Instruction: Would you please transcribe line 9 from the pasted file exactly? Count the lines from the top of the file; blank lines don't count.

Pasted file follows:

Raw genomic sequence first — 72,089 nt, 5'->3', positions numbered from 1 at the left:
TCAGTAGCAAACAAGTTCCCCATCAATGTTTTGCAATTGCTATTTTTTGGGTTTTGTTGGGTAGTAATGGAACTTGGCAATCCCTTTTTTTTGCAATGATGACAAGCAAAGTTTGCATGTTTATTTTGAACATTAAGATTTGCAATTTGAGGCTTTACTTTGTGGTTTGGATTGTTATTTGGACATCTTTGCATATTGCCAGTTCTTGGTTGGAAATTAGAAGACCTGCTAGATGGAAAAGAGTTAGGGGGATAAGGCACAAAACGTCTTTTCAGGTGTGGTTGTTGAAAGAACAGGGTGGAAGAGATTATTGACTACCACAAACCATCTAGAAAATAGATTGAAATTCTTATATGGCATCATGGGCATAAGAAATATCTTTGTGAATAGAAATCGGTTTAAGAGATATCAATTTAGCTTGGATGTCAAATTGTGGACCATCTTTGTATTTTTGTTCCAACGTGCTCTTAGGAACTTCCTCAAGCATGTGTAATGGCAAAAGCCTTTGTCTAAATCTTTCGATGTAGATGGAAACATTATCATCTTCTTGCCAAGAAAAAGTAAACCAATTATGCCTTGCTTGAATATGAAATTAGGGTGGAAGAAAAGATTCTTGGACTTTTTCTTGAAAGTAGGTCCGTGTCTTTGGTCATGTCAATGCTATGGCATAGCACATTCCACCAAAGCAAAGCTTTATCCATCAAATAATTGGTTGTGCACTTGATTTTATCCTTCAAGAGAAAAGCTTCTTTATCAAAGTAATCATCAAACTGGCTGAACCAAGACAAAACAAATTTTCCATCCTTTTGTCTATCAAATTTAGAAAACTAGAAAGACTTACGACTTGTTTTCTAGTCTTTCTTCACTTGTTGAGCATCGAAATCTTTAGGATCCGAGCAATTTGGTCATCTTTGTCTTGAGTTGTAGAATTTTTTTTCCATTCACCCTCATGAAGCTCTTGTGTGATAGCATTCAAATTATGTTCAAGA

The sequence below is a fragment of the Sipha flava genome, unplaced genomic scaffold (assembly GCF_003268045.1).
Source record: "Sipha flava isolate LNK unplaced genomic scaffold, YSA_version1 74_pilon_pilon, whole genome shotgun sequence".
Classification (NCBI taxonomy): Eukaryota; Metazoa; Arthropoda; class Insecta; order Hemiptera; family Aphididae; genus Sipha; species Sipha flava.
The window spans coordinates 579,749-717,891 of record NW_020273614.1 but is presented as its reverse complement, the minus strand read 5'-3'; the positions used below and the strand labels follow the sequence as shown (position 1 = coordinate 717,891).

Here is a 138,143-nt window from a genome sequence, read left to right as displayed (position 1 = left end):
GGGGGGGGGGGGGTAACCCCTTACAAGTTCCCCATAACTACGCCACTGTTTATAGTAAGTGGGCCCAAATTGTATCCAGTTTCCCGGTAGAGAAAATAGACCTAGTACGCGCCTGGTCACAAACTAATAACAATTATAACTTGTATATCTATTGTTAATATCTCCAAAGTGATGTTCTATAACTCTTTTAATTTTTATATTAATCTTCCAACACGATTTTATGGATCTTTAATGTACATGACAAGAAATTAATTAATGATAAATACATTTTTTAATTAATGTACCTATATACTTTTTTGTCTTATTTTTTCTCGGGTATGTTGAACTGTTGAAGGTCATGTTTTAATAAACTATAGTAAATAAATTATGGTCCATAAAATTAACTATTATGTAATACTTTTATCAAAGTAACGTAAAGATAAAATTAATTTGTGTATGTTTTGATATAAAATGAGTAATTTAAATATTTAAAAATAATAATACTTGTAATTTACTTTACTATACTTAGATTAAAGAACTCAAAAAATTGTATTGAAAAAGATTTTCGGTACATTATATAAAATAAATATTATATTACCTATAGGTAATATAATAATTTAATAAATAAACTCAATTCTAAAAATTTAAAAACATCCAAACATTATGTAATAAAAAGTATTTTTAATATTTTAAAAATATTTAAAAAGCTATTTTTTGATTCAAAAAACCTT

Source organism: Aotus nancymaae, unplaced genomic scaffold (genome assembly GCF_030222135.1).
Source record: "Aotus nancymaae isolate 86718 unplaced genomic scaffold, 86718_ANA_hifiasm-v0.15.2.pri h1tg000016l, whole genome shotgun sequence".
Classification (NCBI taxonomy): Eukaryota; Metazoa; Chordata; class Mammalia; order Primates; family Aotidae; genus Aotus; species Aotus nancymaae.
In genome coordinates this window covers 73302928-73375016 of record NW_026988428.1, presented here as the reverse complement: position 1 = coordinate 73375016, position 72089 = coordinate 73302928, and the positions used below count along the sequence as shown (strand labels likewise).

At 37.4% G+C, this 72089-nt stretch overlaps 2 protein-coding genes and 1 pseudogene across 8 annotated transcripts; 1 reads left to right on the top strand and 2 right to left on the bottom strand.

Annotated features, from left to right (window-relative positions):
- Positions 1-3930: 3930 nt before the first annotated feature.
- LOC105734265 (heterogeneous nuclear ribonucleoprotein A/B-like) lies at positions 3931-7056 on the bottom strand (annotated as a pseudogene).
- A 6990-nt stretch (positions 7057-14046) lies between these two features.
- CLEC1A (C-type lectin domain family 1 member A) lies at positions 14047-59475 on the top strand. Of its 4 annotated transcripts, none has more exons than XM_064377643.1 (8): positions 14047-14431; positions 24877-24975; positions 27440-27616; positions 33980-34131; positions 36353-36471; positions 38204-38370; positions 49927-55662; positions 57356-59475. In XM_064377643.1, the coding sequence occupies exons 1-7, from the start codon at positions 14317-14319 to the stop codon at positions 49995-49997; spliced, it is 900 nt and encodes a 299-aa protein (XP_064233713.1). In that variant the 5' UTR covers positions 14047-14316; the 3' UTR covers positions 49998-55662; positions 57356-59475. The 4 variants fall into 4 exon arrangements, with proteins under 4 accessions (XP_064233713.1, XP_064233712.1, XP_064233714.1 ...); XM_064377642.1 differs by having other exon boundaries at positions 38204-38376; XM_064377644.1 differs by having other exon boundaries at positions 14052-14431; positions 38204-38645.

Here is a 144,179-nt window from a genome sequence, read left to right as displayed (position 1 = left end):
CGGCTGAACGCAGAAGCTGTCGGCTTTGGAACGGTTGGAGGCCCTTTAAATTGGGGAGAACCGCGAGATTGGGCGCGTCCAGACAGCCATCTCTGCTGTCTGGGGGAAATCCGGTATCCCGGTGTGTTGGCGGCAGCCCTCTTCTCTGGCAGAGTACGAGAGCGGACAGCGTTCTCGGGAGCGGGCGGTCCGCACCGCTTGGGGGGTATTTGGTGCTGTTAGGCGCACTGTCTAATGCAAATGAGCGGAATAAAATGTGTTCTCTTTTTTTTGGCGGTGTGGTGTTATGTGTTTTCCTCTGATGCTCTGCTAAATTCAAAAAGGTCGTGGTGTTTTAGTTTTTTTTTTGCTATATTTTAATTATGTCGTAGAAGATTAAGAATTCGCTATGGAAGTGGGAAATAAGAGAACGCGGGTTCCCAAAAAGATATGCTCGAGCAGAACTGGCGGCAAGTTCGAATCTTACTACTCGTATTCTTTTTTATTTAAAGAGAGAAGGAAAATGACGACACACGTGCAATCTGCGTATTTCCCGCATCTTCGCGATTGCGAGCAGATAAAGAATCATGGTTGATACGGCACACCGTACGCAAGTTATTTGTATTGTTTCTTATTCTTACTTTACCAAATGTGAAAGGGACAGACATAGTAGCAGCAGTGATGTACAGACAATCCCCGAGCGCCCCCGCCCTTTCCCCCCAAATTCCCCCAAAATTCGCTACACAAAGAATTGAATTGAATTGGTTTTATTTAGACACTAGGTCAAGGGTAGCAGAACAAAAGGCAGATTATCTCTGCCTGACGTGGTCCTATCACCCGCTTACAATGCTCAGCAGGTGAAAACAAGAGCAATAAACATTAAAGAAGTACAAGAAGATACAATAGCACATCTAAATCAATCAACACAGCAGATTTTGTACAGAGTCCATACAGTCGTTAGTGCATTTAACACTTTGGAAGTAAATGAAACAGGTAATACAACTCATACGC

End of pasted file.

Source organism: Aotus nancymaae, unplaced genomic scaffold (genome assembly GCF_030222135.1).